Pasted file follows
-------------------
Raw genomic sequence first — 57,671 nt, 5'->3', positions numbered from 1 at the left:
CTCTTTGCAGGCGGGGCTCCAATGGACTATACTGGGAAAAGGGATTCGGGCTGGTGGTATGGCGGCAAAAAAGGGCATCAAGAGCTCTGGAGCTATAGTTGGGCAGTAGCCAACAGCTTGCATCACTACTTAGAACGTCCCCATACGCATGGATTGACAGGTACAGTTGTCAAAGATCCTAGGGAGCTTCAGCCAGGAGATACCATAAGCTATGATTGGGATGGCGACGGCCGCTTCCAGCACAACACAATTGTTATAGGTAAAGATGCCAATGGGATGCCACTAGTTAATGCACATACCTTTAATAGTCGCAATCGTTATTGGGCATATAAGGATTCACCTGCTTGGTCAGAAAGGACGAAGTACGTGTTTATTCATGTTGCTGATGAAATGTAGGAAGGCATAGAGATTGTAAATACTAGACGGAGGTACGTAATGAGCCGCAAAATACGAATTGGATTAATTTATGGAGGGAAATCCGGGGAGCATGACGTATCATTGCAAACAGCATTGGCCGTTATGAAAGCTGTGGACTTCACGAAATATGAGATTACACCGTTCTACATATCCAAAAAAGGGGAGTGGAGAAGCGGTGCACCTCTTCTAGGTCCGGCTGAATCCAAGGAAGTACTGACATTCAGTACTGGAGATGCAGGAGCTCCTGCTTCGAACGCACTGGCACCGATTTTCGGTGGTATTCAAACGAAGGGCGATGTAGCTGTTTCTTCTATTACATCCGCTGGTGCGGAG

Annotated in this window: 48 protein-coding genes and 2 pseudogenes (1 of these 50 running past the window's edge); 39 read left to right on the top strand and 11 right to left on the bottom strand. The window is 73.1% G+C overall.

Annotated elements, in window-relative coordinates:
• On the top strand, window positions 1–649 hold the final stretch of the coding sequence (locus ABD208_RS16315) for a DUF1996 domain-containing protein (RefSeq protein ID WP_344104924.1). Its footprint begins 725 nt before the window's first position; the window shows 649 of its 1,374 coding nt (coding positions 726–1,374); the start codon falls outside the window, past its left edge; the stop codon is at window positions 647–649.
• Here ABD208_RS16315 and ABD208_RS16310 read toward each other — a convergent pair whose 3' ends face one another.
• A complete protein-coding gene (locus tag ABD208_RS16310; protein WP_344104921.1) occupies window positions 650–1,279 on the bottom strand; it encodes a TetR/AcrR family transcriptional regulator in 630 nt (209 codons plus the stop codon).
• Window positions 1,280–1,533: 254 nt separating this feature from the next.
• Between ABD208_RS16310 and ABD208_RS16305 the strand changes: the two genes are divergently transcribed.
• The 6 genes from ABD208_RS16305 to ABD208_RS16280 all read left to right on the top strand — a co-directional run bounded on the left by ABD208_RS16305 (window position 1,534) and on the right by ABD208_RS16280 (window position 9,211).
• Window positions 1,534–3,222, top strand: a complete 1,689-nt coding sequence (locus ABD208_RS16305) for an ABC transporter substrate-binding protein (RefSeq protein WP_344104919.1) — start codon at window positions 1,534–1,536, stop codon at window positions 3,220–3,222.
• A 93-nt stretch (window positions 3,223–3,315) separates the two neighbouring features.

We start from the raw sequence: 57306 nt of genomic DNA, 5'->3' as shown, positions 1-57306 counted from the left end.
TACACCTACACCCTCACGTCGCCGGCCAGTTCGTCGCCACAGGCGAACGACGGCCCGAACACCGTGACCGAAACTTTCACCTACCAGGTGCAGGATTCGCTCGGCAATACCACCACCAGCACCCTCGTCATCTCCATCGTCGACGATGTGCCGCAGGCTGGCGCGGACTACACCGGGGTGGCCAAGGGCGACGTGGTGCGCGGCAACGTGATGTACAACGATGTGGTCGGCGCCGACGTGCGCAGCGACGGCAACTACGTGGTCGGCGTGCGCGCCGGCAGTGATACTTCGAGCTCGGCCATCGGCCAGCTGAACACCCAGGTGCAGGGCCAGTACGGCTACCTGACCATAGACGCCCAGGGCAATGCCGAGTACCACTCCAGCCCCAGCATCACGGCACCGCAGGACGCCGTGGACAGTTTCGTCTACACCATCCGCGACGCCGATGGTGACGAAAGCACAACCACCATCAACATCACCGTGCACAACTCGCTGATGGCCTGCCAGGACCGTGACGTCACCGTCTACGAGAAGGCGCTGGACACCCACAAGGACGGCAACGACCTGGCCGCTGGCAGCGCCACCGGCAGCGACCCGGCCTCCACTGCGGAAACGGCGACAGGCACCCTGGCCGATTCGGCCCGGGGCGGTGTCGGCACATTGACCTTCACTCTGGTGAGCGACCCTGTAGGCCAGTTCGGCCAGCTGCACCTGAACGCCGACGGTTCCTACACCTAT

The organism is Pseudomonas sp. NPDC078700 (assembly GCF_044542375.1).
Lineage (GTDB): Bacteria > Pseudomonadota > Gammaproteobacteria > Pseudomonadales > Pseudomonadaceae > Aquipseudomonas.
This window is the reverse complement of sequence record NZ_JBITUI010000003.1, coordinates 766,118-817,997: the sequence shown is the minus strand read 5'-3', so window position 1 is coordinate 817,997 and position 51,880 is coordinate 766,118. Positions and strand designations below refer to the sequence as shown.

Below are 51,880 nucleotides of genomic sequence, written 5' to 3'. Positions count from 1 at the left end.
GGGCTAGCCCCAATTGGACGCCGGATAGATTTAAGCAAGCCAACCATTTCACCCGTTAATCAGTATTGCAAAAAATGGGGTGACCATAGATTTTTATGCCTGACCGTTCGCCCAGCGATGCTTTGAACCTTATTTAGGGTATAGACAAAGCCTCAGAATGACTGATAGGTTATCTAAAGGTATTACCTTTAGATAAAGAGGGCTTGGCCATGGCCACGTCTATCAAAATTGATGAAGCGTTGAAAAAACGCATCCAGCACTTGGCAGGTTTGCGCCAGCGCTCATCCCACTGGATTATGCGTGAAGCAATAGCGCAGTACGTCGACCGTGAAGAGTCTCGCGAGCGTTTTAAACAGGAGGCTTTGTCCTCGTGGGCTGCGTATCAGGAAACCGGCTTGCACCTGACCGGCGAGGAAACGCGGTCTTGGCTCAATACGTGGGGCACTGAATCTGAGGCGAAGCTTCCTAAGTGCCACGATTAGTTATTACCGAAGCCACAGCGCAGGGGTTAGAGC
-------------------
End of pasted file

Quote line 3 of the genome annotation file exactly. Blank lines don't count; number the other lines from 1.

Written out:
Annotated in this window: 48 protein-coding genes and 2 pseudogenes (1 of these 50 running past the window's edge); 39 read left to right on the top strand and 11 right to left on the bottom strand. The window is 73.1% G+C overall.